Physicians overwhelmingly support Republican challenger Mitt Romney by 19 points over President Barack Obama in the 2012 election, according to a new poll.
Physicians supporting the re-election of President Barack Obama in the 2012 election are more likely to be female and employed by a hospital or health system, according to a new poll that found that psychiatrists, pediatricians, and addiction medicine physicians also were more likely to support the incumbent.
The poll , from physician staffing firm Jackson & Coker, also found that Republican challenger Mitt Romney's physician supporters tend to be male, have an ownership stake in a practice, or be an anesthesiologist, ophthalmologist, surgeon, or radiologist.
Overall, the 3,600-physician survey found that doctors overwhelmingly support Romney by 19 points over Obama. In the poll, administered last month, 55% of respondents said they’d vote for Romney, whereas just 36% said they’d choose Obama.
Not surprisingly, dissatisfaction with the Affordable Care Act (ACA) – one of Obama’s signature legislative achievements – ran high among physician supporters of Romney, who were more likely to favor a “repeal-and-replace” approach to the ACA, according to the survey.
“The ACA without tort reform … is discriminatory to doctors,” said one respondent. “If we are going to be governed by consumer laws, then we should have all the protection that any business and free enterprise receives including unionization, collective bargaining, and ability to fix our prices for services not by the government.”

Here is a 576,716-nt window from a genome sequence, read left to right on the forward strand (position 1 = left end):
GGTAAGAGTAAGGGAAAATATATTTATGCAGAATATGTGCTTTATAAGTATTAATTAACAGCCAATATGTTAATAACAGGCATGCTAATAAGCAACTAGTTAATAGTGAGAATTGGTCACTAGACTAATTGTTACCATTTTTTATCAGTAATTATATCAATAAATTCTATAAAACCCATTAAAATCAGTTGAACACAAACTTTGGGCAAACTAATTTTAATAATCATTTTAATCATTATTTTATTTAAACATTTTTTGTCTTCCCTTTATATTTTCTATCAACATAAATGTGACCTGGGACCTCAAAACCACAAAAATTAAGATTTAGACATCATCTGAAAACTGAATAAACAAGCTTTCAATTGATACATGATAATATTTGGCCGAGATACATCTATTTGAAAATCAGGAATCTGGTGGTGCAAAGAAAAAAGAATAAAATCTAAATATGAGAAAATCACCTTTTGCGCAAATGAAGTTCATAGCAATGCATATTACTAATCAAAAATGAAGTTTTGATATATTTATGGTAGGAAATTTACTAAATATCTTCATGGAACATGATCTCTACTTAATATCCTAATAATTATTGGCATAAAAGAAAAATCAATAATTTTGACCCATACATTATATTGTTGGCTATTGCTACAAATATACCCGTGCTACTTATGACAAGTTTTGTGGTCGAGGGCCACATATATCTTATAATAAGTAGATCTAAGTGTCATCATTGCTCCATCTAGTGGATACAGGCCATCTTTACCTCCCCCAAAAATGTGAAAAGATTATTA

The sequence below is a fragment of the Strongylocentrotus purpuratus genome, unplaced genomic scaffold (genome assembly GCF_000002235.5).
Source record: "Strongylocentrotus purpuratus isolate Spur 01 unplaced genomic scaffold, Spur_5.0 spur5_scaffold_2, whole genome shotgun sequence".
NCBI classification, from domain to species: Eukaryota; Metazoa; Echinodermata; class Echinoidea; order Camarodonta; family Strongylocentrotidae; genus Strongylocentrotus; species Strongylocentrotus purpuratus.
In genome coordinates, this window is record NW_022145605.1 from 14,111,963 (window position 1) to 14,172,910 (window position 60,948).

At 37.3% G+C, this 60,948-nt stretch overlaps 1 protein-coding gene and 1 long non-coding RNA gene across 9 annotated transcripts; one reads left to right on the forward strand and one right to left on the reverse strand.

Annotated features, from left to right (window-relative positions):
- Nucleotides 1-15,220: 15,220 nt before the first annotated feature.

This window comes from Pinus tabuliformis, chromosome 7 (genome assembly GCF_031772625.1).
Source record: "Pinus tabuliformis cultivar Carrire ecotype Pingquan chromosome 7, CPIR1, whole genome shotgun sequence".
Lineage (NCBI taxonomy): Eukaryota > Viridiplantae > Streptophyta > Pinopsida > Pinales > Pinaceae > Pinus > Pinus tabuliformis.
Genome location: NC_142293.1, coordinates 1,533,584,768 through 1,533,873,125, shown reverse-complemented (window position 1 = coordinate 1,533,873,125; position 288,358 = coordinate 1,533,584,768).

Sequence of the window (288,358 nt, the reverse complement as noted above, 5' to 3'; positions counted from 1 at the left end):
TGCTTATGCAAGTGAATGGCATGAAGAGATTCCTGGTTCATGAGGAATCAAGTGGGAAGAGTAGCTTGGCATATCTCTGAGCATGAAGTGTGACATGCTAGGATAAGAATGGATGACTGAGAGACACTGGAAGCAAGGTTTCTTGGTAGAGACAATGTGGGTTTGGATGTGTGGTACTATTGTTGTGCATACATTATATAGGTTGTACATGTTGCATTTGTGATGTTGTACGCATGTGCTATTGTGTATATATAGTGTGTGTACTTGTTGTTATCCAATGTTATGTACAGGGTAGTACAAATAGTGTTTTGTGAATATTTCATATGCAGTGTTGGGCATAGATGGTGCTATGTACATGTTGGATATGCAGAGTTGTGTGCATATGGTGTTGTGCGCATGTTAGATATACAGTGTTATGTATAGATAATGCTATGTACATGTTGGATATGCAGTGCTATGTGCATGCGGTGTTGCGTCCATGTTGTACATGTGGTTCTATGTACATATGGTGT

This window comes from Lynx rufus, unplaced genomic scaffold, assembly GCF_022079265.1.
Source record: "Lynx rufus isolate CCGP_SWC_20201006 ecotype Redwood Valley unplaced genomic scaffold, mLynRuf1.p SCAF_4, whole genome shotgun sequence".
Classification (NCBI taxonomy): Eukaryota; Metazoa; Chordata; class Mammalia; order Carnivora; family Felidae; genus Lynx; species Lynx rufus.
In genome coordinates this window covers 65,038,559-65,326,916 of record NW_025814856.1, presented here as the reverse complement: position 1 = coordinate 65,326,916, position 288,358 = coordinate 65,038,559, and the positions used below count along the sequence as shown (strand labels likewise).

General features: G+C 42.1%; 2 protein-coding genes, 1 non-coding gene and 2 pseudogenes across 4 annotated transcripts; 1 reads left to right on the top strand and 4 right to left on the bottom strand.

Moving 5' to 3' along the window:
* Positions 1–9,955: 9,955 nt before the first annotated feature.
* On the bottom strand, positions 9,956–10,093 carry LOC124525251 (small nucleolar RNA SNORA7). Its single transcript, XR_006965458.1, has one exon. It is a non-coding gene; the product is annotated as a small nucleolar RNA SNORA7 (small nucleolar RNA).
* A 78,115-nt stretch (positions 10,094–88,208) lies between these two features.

The opinion of many physician supporters of Obama, on the other hand, could be reflected in the respondent's words: “Affordable, high-quality healthcare, including education, lifestyle adjustments, and preventive measures, must be available to all persons living in this country,” said another respondent. “We cannot afford to have a significant under‐class of sickly people unable to participate fully in our economy.”
Among physicians, the split between more conservative practice owners and more liberal employed doctors was the subject of a 2011 New York Times article that noted the evolving political views of those in the medical profession.
”There are no national surveys that track doctors’ political leanings, but as more doctors move from business owner to shift worker, their historic alliance with the Republican Party is weakening,” the article noted.
For example, the American Medical Association supported the ACA, a significant change for a group that opposed “almost every major health overhaul proposal for nearly a century,” the Times reported.
In the Jackson & Coker survey, here’s how survey respondents self-identified their party affiliations: 35% Republican, 24% Democrat, 26% Independent, 6% Libertarian, and 7% unaffiliated.
Fifteen percent of the survey’s respondents said they voted for Obama in 2008 but planned on switching their vote to the GOP this year. Among those physicians, the ACA and Obama’s leadership style were the most frequently cited reasons for the change.
The survey was emailed to more than 133,000 physicians and yielded a response rate of 3%, according to Jackson & Coker.